Report: VR Adoption Rates Significantly Jump in 2017


VR headset adoption rates this year have been sluggish. According to a Steam survey, HTC Vive users increased merely 0.3 percent in July and growth was flat in August. Oculus Rift users also grew only 0.3 percent in July and a measly 0.1 percent in August.

Today, about 0.18 percent of Steam players own the Vive while 0.10 percent have the Oculus Rift. But that could dramatically change in 2017, says a new report from Nielsen.

Nielsen surveyed 8,000 consumers and found nearly one-fourth — 24 percent — wanted to either use or purchase a VR headset next year. And 20 percent voiced newfound interest in VR after learning a bit more about the technology, but still said they didn’t plan to buy one.

Another 36 percent of respondents were “fans” of VR while 27 percent said they were knowledgeable about the tech.

“Like many new technologies, it seems that VR has more fans than experts,” the Nielsen report says.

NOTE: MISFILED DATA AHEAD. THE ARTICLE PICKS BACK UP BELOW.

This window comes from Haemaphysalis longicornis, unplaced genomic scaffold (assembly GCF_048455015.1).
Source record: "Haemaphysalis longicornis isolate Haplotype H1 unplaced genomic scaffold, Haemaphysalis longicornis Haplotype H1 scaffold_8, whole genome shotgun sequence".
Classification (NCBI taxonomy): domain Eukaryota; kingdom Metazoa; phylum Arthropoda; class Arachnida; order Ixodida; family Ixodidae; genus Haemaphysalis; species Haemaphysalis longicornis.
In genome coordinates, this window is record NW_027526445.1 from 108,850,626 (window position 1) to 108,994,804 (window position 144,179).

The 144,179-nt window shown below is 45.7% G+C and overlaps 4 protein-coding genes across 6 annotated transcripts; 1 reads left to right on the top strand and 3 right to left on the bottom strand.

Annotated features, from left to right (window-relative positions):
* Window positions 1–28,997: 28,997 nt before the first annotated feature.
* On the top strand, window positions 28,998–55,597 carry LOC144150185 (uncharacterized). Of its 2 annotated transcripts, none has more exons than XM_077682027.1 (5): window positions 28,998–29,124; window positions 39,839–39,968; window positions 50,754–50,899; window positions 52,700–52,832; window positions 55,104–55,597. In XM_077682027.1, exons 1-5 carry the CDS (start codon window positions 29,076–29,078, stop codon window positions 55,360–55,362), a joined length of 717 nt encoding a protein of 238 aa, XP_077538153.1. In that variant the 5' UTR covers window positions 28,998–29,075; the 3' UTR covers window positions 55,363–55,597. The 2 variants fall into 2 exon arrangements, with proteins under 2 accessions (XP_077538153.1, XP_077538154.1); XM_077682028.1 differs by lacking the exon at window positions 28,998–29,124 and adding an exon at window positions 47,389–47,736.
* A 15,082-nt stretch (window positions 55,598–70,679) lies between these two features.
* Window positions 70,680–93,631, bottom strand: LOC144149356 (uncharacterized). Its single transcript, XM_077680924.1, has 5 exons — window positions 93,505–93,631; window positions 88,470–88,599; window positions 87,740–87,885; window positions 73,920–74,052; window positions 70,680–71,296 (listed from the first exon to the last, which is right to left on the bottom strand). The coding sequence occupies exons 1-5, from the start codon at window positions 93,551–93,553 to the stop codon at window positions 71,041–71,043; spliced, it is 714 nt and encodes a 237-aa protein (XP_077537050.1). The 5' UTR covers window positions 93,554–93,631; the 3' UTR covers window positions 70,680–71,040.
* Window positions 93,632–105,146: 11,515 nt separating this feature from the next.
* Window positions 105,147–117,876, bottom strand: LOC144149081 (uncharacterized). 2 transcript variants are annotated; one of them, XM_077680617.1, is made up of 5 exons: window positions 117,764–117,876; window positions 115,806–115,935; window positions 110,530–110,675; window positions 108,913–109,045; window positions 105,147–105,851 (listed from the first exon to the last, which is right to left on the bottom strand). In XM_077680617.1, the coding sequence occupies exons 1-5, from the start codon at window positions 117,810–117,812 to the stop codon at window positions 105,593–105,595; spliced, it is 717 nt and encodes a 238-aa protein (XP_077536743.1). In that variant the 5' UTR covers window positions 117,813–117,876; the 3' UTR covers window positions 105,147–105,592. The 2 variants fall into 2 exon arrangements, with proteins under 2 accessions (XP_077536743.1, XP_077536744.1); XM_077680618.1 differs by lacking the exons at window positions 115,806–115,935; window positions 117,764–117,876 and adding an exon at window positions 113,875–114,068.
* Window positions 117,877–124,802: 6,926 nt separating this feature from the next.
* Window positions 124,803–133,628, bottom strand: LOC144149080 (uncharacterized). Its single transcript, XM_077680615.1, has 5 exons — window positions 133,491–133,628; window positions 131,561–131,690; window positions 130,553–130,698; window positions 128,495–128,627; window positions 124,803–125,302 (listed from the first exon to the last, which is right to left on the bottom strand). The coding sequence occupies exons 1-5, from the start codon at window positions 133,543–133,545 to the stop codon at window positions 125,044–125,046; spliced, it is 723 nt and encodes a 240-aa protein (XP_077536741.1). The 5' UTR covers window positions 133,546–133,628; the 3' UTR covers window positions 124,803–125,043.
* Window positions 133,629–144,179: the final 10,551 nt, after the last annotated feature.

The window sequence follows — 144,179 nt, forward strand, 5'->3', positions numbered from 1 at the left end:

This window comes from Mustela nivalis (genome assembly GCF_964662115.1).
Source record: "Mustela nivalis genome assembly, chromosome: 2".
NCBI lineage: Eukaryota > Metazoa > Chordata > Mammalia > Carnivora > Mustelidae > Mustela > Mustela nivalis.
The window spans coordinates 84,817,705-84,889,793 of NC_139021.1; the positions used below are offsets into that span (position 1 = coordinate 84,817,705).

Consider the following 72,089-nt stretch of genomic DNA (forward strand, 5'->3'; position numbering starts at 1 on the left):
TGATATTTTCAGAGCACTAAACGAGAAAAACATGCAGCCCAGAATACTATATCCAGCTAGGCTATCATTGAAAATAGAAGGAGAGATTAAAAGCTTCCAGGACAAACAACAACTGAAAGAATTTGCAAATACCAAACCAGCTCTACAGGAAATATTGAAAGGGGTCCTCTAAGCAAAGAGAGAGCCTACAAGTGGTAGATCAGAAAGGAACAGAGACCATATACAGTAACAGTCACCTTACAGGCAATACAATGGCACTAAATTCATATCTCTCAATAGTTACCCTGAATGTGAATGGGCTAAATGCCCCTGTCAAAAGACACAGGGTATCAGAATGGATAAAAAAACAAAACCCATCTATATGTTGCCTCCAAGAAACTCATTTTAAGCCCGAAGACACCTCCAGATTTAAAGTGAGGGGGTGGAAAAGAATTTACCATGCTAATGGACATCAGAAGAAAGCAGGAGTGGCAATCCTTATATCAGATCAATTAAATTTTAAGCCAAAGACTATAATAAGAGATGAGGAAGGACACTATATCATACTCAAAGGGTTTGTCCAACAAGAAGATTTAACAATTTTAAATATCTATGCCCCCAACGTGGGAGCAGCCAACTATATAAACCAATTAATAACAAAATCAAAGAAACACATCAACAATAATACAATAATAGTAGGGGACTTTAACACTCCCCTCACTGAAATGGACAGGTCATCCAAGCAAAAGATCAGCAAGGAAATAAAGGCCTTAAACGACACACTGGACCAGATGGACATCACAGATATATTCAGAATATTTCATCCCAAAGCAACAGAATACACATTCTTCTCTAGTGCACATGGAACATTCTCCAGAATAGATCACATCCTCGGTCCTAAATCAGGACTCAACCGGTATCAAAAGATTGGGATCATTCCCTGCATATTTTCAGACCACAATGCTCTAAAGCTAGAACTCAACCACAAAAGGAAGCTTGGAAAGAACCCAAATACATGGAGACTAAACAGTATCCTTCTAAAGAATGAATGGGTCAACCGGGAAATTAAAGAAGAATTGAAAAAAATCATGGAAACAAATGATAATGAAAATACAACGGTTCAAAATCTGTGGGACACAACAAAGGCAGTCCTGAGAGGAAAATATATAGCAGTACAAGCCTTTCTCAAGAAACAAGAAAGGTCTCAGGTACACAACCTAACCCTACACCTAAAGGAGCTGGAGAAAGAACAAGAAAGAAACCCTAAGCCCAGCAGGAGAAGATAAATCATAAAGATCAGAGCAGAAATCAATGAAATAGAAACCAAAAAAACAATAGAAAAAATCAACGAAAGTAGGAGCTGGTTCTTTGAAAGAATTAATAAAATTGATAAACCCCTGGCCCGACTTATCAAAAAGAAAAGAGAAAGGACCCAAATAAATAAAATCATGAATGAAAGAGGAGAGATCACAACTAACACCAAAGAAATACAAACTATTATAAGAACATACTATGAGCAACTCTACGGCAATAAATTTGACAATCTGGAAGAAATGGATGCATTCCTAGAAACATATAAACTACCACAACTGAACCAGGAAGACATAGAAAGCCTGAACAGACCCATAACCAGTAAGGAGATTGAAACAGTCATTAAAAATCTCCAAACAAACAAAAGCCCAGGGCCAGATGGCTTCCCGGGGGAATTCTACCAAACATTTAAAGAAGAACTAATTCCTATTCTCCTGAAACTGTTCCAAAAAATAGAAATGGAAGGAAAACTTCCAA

Niel VR Adoption Forecast

There are more bright VR forecasts to look forward to. According to IDC, the market will be worth $162 billion by 2020. Grand View Research also reports augmented reality alone will be a $100 billion industry in 2024.

But there are challenges getting to that flush market, namely content. A study by law firm Perkins Coie found 37 percent of consumers were hesitant to adopt VR and AR technologies because of “inadequate content offerings.”

“The focus on content shortcomings could signal that respondents believe other hurdles, including technological limitations and cost, can be overcome,” the report says, “but the availability of high-quality and robust content is a larger obstacle.”

Cost is also a big problem. The Oculus Rift retails for $600 while the HTC Vive sells for $800 — and they require expensive $1,000 PCs or $1,500 laptops to run. VR headset makers face a difficult test of wooing budget-conscious consumers.

About the Scout

Dieter Holger

Dieter Holger is an emerging technology journalist covering the AR/VR industry and its applications in medicine, design, and storytelling. His work has appeared in Futurism, The Huffington Post, TechSpot, and more.

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